There are two great things that stand out for me as a resident of San Luis Obispo. The first is the incredible natural diversity in the county, and the other is the caliber of the people who live and love the landscape. One evening, I had the pleasure of meeting Mike, one of the gentlemen involved with Orchid Outriggers, a company out of Los Osos that offers tours of the coast by outrigger canoe. What began as a short mention of the wildlife in our backyards became a long conversation over the variety of species that can be seen from the boats, how to identify birds in mid-air, and how it was much easier to photograph animals from the stability and comfort of the outrigger. A printer by trade, he and his fellow boaters take the time and effort to pick up trash from the estuaries, cleaning and caring for the ecosystems they love.
Tours go through the Morro Bay Estuary and are led by naturalists and birders with years of experience under their belts. Gliding through the water with a view of Morro Rock, tons of feathery friends, and the entire coastline, the experience is one that will be remembered for lifetime. The outriggers themselves are 17-4 Koholu’a boats which are small composites of Hawaiian canoes. The modern incarnation of a design refined over hundreds of years are sturdy, fast, and easily maneuverable. No wetsuit is needed for the ride, as the boats are dry and large enough to stow a good amount of gear.
You don’t have to be a tourist to take advantage of the gorgeous place in which we live and make good connections with the locals. Go explore your backyard with some wonderful neighbors with Orchid Outriggers!
Nowadays, if you have a smartphone and a thumb with the slightest hint of green, you can wire your garden to produce high yields, monitor conditions, and even remind you when to water and fertilize. There are a whole host of new gadgets, applications, and technologies that can help create the perfect backyard farm, regardless of size or skill level.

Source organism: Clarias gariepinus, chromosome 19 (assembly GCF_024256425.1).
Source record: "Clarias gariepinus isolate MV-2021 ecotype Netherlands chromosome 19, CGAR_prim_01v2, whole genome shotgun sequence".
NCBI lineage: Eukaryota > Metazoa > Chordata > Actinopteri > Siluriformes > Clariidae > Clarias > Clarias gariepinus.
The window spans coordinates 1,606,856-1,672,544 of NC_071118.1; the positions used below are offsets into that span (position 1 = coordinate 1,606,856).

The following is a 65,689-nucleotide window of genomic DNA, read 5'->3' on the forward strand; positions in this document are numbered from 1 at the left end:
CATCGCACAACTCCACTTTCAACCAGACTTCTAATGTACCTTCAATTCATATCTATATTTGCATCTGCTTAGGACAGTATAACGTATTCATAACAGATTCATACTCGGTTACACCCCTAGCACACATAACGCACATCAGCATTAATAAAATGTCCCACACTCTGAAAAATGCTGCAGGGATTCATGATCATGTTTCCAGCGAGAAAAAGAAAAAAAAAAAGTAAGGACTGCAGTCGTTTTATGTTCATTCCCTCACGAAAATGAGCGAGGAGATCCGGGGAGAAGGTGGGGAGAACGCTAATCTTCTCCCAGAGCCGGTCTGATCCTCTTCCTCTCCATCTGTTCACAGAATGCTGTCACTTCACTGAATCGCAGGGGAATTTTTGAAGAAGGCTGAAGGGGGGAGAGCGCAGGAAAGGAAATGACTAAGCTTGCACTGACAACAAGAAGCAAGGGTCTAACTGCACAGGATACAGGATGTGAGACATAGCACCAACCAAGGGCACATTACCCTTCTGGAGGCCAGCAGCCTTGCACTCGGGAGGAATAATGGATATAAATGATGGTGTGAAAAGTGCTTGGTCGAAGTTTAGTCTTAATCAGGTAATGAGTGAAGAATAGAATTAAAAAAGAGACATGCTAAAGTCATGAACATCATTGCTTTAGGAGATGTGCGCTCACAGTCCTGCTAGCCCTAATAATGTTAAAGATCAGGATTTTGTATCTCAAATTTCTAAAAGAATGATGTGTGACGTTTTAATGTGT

HarvestGeek- Automate your entire setup with HarvestGeek, a web based application that allows you to not only keep track of soil, water, air, and temperature conditions, but also automate equipment like watering timers, fans, and lamps to switch on and off. Designed by Mike Alt, the HarvestGeek uses the HarvestBot sensors to keep tabs your plants and alert you via social media, email, or smartphone when adjustments need to be made to create the highest yields possible. The HarvestGeek platform also allows users to talk to other gardeners, sharing tips and methods as well as aggregating data that can be used to predict when to plant and when to harvest.
Flower Power- Enabled by Bluetooth, the Flower Power by Parrot is a twig-shaped sensor that you can stick directly into the soil. It keeps an eye on moisture, sunlight,, humidity, temperature, and fertilizer levels. The corresponding application holds the optimal growing conditions for over 6,000 plants, and will send you reminders on your smartphone when it is time to give your plant a little TLC. It is powered by a simple AAA battery that remains charged for 6 months.
Future Tech Farm- For those with restricted space, Future Tech Farm takes advantage of limited areas with their modular gardens. The small, aquaponic grow systems are connected to the internet, and once they fill the units with water, fish, and plants, they can plug them in and watch them flourish. Participants can track all of their info online, and compare with a community of other techies.
There are plenty of reasons to opt for natural, organic fibers. Not only are they better for human health, but they are less harmful to the environment. In addition to using less pesticides and chemical fertilizers, the material itself is able to break down safely after being washed or discarded. Synthetics, on the other hand, persist and accumulate long after they enter our landfills and ecosystems.
A report published in the journal Environmental Science and Technology traced “microplastic” marine pollution from 18 beaches across the globe, and found that every one of the samples was contaminated. When looking at the total amount of plastic pollution, nearly 80% was made up from smaller bits of plastic, much of it coming from polyester, acrylic, and nylon fibers. The data also showed that the highest concentrations of contamination was close to large urban centers. An experiment conducted by co-author of the report, Dr. Mark Browne from UCSB and colleague Prof Richard Thompson from The University of Plymouth in the UK found that washing machines extracted an average of 1,900 fibers per garment every washing cycle.